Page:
Would it surprise you to learn that numerous cultures allow people much more time for the grieving process? That there are rituals specifically designed to help us authentically mourn—and stay in the sadness, because it’s okay to be sad and not “celebrate life” for a while?
The truth is you cannot think your way out of grief. You cannot perform your way through it. There is no wellness routine or therapist that can get rid of it for you. You cannot pray it away. You cannot numb your feelings forever or circumvent the sorrow and go straight to the redemption. Sometimes we have to allow grief to have its way with us for a while.Page 13
A Hole in the World: Finding Hope in Rituals of Grief and Healing is not an indulgent memoir. It is a deeply researched and insightful book about grief rituals and how they can help us keep on living after tremendous loss.
Forgetting how to grieve
When did we forget how to grieve? The author’s quest for answers to this question led her to discover that many of the rituals used for hundreds (or thousands of years) to support the process of grieving—and retaining memory of their loved ones—have disappeared.
In this raw and fascinating exploration of bereavement, Opelt documents the history of human grief practices (primarily from Abrahamic religious traditions so as not to culturally appropriate) and how previous generations journeyed through difficult periods of suffering. Together. In Community.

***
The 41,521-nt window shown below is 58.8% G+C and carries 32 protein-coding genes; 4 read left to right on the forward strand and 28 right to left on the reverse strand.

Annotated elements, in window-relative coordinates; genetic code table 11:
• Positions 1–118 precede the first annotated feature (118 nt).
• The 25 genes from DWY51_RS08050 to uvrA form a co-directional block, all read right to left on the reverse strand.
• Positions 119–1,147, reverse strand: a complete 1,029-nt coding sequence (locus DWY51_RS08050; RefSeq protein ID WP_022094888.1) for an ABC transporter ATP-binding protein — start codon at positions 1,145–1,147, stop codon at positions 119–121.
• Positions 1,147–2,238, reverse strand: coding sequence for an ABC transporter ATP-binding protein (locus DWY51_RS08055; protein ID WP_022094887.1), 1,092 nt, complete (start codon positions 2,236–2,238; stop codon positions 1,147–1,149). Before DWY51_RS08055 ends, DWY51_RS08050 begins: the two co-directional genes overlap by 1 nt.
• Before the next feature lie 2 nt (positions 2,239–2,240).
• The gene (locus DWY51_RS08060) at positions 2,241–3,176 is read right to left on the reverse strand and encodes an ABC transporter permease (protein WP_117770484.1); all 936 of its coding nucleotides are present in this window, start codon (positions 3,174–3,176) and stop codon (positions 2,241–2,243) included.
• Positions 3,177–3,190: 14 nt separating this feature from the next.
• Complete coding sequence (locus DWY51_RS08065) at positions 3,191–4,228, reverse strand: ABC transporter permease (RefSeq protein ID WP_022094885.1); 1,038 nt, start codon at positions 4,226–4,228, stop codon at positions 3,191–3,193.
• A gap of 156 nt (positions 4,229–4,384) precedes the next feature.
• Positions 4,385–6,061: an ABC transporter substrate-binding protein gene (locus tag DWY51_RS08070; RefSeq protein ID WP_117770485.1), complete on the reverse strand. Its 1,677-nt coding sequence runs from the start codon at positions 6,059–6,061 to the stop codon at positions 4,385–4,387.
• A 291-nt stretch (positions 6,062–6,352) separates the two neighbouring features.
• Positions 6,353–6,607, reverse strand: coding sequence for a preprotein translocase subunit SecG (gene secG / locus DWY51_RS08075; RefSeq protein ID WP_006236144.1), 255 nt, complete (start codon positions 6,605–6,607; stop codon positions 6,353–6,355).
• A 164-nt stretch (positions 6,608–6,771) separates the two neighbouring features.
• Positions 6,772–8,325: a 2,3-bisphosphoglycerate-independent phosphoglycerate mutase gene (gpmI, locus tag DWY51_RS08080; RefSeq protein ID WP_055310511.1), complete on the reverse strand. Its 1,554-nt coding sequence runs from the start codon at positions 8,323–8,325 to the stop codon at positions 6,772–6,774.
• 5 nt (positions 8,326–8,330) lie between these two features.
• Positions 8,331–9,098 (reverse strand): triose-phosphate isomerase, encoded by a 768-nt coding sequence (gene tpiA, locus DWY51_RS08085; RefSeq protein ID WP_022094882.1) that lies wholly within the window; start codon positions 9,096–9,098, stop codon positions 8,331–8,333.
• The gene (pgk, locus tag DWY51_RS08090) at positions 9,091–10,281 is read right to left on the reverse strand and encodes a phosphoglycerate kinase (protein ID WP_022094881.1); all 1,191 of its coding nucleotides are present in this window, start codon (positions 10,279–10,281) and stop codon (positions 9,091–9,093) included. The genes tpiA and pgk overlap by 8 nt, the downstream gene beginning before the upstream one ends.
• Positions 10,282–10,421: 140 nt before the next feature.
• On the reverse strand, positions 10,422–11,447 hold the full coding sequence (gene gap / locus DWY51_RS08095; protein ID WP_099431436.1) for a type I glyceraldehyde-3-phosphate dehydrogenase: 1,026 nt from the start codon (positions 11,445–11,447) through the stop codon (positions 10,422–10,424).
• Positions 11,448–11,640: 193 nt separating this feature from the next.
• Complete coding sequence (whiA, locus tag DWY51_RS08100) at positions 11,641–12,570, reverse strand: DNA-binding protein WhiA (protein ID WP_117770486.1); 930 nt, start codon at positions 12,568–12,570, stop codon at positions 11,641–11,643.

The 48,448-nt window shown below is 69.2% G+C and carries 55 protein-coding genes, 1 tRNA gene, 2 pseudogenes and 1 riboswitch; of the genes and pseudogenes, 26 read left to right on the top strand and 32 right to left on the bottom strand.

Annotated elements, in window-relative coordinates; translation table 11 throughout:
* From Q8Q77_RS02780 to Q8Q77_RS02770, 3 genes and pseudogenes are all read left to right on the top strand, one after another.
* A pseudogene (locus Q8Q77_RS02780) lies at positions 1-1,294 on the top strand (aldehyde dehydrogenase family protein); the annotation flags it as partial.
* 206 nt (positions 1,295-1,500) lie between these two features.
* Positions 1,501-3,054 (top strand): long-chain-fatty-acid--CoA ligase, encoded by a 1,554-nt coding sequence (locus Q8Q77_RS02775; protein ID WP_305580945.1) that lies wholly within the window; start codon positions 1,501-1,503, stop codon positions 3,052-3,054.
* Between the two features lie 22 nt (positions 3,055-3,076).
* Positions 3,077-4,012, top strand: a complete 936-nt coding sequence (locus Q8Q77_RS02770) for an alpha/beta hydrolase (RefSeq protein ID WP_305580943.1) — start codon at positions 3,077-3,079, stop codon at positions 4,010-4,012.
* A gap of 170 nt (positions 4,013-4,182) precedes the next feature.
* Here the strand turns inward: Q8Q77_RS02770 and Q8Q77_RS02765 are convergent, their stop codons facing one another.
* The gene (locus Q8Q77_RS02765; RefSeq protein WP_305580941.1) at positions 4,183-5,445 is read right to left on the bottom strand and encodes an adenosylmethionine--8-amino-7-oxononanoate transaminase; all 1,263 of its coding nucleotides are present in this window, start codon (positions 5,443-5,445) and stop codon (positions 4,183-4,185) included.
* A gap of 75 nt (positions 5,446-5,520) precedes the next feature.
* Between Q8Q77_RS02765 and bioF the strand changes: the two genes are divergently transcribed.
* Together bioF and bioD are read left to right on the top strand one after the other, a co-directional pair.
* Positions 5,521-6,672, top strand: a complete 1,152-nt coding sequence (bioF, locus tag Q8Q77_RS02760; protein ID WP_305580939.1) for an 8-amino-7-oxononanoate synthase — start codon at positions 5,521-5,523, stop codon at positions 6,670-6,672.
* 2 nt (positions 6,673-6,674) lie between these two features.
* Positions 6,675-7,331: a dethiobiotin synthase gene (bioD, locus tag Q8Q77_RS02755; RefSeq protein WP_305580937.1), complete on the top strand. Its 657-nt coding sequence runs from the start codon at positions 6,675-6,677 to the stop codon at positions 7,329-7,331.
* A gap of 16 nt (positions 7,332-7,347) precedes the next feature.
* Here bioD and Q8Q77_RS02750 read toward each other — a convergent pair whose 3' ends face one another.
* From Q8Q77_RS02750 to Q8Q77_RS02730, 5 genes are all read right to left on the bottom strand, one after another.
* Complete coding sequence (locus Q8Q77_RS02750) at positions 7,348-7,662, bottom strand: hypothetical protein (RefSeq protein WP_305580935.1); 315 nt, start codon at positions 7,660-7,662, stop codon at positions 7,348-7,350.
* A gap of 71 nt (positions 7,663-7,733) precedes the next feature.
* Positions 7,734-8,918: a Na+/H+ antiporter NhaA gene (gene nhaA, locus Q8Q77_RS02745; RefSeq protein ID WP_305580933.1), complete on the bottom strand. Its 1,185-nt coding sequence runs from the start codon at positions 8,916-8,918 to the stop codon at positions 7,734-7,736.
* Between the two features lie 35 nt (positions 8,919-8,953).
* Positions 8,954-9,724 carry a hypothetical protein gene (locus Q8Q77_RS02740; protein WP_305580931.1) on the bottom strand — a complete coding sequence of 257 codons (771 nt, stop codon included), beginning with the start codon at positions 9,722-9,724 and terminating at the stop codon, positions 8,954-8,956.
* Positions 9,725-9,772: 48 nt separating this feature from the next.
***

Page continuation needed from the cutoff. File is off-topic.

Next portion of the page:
Rituals actually help
Woven throughout recollections of the author’s memories and experiences, Opelt shares what she’s discovered in her research on twelve distinctly different grieving rituals, some of which are no longer practiced.
I believe wholeheartedly in the power of shared story. We need the guidance and wisdom gained by others who have gone before us on the journey of grief. We need solidarity, to feel like we are not alone, and we are not crazy. It was that conviction that led me to explore historic rituals of grief in the first place.”Page 127
History of Grief Rituals
The author explores the how, when, where, who, and why of each ritual with no judgment or evaluation. Her research is based on pure curiosity, and her discoveries are both enlightening and intriguing. She describes:
- the Irish tradition of wailing and how it serves to call those gathered into a communal grieving of the loss all in a safe space where there is no judgment;
- the Victorian tradition of post-mortem photography to assist in remembering the person lost as they were since time and circumstance often change how we remember people;